Daimler Truck conducts first liquid hydrogen refueling with next-gen truck prototype

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Daimler Truck says it has reached the next milestone in the development of its hydrogen-fueled trucks. For the past year, a Mercedes-Benz GenH2 Truck fuel-cell prototype has been undergoing intensive testing – both at the company’s in-house test track and on public roads. Daimler is now putting another prototype into operation to test the use of liquid hydrogen.

A newly installed prototype filling station at the development and testing center in Wörth enables the refueling with liquid hydrogen. Recently, Daimler completed the first successful liquid hydrogen (LH2 ) refueling of the truck together with partner Air Liquide. During the refueling process, cryogenic liquid hydrogen at -253°C was filled into two 40kg tanks mounted on either side of the chassis. Thanks to a high level of insulation of the vehicle tanks, the hydrogen can be kept at temperature for a sufficiently long time without active cooling.

Daimler Truck notes that it prefers liquid hydrogen in the development of hydrogen-based drives. In this aggregate state the energy carrier has a significantly higher energy density in relation to volume compared to gaseous hydrogen. As a result, more hydrogen can be carried, which significantly increases the range and enables comparable performance of the vehicle with that of a conventional diesel truck. The development objective of the series-ready GenH2 Truck is a range in excess of 1,000km and more. The start of series production for hydrogen-based trucks is planned for the second half of the decade.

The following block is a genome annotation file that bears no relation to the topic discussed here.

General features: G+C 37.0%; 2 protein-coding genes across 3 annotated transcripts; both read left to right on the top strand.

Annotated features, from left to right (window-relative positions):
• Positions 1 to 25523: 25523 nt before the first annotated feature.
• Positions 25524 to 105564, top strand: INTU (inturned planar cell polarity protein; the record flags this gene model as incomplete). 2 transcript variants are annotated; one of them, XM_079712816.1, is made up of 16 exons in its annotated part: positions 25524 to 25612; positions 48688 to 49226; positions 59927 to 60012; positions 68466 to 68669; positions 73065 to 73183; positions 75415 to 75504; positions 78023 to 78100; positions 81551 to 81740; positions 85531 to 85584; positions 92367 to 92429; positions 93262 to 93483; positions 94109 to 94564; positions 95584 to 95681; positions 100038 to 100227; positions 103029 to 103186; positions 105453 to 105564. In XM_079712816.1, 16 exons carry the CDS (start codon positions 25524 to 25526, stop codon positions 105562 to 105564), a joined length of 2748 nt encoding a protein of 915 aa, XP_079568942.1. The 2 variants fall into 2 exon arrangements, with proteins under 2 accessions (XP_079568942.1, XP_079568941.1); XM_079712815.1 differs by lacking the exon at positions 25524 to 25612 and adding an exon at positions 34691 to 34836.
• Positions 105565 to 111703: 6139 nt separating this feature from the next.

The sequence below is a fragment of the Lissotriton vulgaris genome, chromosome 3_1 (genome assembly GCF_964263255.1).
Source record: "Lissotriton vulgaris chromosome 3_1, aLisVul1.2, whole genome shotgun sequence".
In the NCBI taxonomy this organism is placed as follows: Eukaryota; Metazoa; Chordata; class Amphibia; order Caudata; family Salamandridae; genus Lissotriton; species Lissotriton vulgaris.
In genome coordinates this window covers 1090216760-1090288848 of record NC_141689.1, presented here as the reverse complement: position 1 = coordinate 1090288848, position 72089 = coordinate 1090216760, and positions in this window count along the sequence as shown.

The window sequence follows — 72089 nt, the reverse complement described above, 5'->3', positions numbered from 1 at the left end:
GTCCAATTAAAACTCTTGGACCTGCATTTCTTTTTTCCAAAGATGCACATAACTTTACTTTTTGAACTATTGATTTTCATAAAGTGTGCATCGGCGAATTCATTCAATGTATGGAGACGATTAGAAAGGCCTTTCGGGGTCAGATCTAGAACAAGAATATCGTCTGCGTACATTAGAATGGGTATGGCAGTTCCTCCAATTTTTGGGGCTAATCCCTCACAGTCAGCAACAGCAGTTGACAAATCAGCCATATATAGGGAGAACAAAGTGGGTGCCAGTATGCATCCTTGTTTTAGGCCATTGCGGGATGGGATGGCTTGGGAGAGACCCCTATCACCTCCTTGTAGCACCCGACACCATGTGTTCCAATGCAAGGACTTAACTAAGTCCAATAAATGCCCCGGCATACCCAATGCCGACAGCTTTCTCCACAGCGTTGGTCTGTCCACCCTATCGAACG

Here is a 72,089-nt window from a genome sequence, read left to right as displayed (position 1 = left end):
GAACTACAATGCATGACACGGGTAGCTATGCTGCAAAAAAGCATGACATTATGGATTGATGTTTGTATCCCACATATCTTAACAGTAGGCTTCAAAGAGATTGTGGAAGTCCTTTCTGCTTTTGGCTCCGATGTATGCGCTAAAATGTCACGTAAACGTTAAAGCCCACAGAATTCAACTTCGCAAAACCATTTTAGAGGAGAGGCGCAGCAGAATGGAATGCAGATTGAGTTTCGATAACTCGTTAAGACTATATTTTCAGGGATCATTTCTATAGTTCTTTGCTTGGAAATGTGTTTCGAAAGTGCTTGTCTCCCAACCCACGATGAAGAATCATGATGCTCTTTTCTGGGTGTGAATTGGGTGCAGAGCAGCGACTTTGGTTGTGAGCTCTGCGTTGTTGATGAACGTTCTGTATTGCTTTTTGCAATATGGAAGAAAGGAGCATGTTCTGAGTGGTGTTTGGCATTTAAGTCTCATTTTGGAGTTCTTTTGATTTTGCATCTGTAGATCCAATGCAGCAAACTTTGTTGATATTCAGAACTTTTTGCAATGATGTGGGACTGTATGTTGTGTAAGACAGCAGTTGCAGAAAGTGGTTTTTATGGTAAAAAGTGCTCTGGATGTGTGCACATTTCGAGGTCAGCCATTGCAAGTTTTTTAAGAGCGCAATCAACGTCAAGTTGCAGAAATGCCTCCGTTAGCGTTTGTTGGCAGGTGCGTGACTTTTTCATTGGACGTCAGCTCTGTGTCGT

Daimler Truck is also working with Linde on the development of a new process for handling liquid hydrogen (“subcooled” liquid hydrogen, or “sLH2 technology”). Among other things, this approach enables even higher storage density and easier refueling compared to LH2. The companies plan for the first refueling of a prototype vehicle at a pilot station in Germany in 2023.

When it comes to infrastructure for hydrogen filling stations along important transportation routes in Europe, Daimler Truck is planning to work together with the companies Shell, BP and TotalEnergies. It is also a shareholder in hydrogen filling station operator H2 Mobility Deutschland. In addition, Daimler Truck, IVECO, Linde, OMV, Shell, TotalEnergies and the Volvo Group have committed to work together to help create the conditions for the mass-market rollout of hydrogen trucks in Europe as part of the H2Accelerate (H2A) interest group.

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Lawrence has been covering engineering subjects – with a focus on motorsport technology – since 2007 and has edited and contributed to a variety of international titles. Currently, he oversees Automotive Powertrain Technology International and Professional Motorsport World magazines as editor.

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